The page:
Putting on the brakes

South Korea

South Korea’s credit cards companies have had a pretty good run. Consumer lending has been growing at an average rate of nearly 16% for each of the past five years, with the slowdown in corporate lending since the 1997/98 Asian crisis driving a stream of institutions to aggressively compete in the more profitable consumer finance business. At the same time, low interest rates have prompted a surge in credit card usage among the country’s shoppers.

Credit cards issuers have looked to manage the rapidly growing volumes of receivables through the cross-border asset-backed securities (ABS) market. Over the past two years, South Korean consumer finance-backed deals have dominated Asia’s ABS market, accounting for over half of the $5.56 billion in issuance last year. In fact, total issuance from all South Korean issuers, at $3.72 billion, accounted for two-thirds of Asia’s ABS market last year, according to a year-end report by rating agency Moody’s Investors Service.

But an explosion in credit cards delinquencies in South Korea over the past six months has led to some concern that the sharp growth in issuance may slow in 2003. According to the country’s regulator, the Financial Supervisory Service (FSS), credit card service companies recorded delinquencies (defined as one day or more overdue) of 11.7% in November 2002. This compares with 5.8% in December 2001.

As a result, the FSS introduced a series of measures last year to curb the sharp rise in delinquency rates, with stricter rules for provisioning and more rigorous definitions of default, forcing Korean credit card lenders to significantly increase their provisions for delinquent card holders. The regulator has also demanded the introduction of consumer credit review systems in an effort to cut delinquencies going forward. Nonetheless, analysts reckon delinquency rates will continue to rise in the first part of 2003, before peaking in the middle of the year and improving in the second half.

The higher loan-loss provision that banks and credit card issuers had to set aside last year has sent many firms into the red. Kookmin Credit Card Company and Korea Exchange Bank Credit Service Company – both among the country’s top five credit card firms – posted losses in 2002, partly attributing the slump to higher provisions for bad loans. LG Card, the country’s largest credit card firm, didn’t report losses for the year but saw its 2002 net profits drop by 46% from 2001, to 350.4 billion won or about $293 million.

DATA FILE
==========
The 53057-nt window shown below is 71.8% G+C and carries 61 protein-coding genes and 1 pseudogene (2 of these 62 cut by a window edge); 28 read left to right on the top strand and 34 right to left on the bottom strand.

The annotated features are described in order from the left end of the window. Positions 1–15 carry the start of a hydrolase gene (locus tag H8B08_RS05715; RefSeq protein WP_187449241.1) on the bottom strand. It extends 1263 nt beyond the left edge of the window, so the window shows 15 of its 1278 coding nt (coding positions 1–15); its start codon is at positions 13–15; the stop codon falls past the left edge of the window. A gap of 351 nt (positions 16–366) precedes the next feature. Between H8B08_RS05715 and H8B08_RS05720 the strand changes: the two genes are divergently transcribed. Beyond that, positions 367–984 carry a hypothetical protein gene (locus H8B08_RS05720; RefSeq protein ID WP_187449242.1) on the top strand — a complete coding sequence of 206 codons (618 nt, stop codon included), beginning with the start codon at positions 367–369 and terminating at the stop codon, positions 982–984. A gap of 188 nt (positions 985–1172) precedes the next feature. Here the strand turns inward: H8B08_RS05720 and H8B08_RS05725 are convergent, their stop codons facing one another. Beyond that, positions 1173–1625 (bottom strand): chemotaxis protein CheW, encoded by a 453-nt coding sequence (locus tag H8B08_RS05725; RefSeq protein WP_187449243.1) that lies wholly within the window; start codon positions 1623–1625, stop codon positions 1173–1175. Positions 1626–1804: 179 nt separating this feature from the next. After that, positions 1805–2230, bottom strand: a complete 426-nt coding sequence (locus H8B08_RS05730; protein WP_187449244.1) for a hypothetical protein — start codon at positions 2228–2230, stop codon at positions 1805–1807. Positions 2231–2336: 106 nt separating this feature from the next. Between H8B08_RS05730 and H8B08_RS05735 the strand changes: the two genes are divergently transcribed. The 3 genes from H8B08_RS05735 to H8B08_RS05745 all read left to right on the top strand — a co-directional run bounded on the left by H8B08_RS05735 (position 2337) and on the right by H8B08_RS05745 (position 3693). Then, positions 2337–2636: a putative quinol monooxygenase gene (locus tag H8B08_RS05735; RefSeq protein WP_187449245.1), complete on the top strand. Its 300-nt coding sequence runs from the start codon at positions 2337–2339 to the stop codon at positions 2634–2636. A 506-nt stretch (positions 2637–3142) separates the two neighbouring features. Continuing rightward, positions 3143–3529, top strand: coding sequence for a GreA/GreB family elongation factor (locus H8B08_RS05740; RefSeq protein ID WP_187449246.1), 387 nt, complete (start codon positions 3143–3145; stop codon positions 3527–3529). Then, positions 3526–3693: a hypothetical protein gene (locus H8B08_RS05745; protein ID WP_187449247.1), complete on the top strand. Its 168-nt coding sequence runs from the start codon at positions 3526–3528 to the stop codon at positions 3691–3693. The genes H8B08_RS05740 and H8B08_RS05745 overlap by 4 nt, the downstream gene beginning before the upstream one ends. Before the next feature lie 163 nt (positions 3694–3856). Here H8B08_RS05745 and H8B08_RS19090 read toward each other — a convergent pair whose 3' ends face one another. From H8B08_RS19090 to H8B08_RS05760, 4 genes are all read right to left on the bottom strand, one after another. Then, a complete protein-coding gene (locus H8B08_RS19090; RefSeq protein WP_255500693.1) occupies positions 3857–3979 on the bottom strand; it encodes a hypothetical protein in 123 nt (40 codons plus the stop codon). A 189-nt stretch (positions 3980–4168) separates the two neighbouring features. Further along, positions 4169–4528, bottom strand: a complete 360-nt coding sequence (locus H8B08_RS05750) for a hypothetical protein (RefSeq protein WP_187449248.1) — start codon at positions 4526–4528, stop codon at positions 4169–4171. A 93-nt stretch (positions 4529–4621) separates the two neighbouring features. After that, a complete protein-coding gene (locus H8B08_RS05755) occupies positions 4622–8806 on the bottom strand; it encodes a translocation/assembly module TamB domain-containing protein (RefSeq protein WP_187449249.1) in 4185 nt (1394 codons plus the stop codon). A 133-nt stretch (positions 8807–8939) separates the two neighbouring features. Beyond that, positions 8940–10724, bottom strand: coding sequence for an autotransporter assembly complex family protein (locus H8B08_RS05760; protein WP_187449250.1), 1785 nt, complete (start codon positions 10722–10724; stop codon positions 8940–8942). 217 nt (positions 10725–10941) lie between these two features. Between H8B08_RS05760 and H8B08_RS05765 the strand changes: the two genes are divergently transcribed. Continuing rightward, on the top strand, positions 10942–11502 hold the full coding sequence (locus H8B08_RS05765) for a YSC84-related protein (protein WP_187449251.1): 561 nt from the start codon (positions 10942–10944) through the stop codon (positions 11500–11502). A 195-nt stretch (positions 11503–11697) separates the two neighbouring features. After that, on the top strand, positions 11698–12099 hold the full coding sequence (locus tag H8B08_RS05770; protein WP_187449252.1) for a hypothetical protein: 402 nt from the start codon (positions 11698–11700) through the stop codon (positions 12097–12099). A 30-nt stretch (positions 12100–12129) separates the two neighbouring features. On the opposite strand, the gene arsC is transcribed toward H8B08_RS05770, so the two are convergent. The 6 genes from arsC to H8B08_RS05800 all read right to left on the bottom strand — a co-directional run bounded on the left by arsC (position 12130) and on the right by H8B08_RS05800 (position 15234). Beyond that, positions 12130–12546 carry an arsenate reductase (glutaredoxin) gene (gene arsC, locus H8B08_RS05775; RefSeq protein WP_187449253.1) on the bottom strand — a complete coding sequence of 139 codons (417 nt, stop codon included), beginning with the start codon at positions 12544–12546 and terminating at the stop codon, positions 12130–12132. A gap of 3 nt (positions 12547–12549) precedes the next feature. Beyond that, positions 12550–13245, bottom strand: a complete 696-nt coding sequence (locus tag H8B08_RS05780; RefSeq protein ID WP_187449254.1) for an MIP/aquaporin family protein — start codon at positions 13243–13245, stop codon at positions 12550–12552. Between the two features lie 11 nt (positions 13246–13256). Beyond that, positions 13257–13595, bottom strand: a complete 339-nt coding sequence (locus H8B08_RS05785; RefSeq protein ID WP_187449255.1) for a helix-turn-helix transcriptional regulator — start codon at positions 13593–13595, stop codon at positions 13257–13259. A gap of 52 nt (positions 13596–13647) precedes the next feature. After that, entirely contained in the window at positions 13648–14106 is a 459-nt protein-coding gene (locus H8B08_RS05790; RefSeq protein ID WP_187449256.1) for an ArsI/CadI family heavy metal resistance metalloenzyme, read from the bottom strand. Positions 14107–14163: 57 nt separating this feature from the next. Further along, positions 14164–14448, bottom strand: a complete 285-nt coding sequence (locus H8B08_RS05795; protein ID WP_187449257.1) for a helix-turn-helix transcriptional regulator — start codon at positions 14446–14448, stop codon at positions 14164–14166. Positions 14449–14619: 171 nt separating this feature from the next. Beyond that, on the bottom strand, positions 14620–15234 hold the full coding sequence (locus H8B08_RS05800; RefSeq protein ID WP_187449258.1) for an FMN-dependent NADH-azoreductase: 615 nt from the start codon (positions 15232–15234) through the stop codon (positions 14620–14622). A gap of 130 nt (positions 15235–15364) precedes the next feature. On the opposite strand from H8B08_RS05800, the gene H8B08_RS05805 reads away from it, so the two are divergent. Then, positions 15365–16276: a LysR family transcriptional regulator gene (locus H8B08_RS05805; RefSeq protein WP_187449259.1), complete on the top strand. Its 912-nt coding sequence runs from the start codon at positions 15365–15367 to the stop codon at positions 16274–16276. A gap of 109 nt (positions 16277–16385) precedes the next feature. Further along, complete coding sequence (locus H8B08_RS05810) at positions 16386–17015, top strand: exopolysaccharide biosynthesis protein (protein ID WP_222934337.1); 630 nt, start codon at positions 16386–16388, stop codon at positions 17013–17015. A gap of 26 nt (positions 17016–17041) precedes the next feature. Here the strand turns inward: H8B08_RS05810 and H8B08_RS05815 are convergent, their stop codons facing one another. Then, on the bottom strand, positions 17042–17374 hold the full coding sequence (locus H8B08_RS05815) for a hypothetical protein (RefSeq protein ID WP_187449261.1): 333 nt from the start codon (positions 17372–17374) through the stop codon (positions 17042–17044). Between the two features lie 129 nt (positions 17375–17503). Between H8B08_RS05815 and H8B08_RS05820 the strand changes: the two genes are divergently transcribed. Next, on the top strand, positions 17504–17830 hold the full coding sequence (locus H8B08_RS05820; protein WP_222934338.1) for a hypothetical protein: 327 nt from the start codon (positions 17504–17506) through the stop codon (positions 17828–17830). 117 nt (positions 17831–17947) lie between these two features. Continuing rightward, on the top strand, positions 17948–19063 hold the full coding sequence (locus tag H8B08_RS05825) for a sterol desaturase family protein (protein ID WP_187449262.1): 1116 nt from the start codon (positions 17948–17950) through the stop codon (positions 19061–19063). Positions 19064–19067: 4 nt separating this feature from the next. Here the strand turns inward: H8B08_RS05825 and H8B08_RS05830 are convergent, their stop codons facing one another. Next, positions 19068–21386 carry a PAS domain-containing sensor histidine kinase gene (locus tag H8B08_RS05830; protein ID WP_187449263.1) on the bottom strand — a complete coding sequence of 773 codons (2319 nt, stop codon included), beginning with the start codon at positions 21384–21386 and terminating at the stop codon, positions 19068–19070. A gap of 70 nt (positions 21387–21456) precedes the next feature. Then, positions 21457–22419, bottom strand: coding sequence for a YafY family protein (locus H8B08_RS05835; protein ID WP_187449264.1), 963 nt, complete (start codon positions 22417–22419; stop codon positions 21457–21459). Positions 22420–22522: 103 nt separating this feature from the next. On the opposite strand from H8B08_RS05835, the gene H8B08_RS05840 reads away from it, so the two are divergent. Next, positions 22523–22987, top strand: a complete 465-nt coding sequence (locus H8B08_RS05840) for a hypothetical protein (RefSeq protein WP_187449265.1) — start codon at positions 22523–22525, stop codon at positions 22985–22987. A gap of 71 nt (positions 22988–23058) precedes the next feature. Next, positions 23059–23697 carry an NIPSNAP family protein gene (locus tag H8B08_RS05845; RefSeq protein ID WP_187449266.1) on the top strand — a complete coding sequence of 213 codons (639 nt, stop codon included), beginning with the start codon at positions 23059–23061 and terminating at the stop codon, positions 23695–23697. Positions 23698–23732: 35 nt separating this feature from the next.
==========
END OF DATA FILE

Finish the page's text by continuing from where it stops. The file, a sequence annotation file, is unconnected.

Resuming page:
Consequently, card issuers are now more cautious in their expansion strategies, meaning the volume of credit card receivables will likely fall in 2003, say analysts. A more conservative expansion going forward ultimately means that the lenders’ need for financing will be lower, resulting in an expected slowdown in the growth of ABS issuance. In its year end report, Moody’s states that the volume of Korean ABS backed by credit card receivables is unlikely to match the triple-digit growth seen over the past two years in 2003 – although it still estimates the Asian ABS market will reach $6 billion, with Korea still likely accounting for the majority of deals.

The rise in delinquency levels is also expected to affect the performances of existing rated transactions, with a likely deterioration in the credit quality of the collateral, at least until the new regulatory measures become more effective, Moody’s says. Nonetheless, rating agencies and market participants are quick to point out that South Korea’s poor consumer credit quality has already been priced into most existing ABS deals. “As for the rated transactions, investors are safeguarded by robust analytics, which had incorporated much of the ‘bad news,’” notes rating agency Standard & Poor’s (S&P) in a recent report on the Korean ABS market.

“International ABS transactions have sufficient credit support, stringent eligibility criteria for the designated pools and trigger events, which make the structures very strong,” agrees one Hong Kong-based securitisation specialist. Indeed, bankers say that the eligibility criteria for receivables included in the asset pool are getting stricter and the list of early amortisation event triggers – events that initiate the early repayment of the ABS issue, such as minimum repayment rate and yield triggers – are getting longer and longer on each Korean deal. A Korean issue can now have as many as 30 or 40 trigger events, say bankers.

But there are other reasons for a likely slowdown in consumer finance-backed deals in 2003. Thanks to last year’s upgrades to the sovereign and major banks’ credit ratings, the overall offshore funding availability for Korean entities has improved. Now “consumer loan companies can raise offshore funds without securitisation,” says Andy Lai, Hong Kong-based head of financial engineering at SG, a division of French bank Société Générale, adding that the bank syndicate market is one potential avenue. Raising funds through the bank syndicate market would likely cut down on marketing, rating and legal costs, particularly onerous if the ABS deal is sold publicly and includes a wrap – a payment guarantee provided by a AAA-rated monoline insurance company.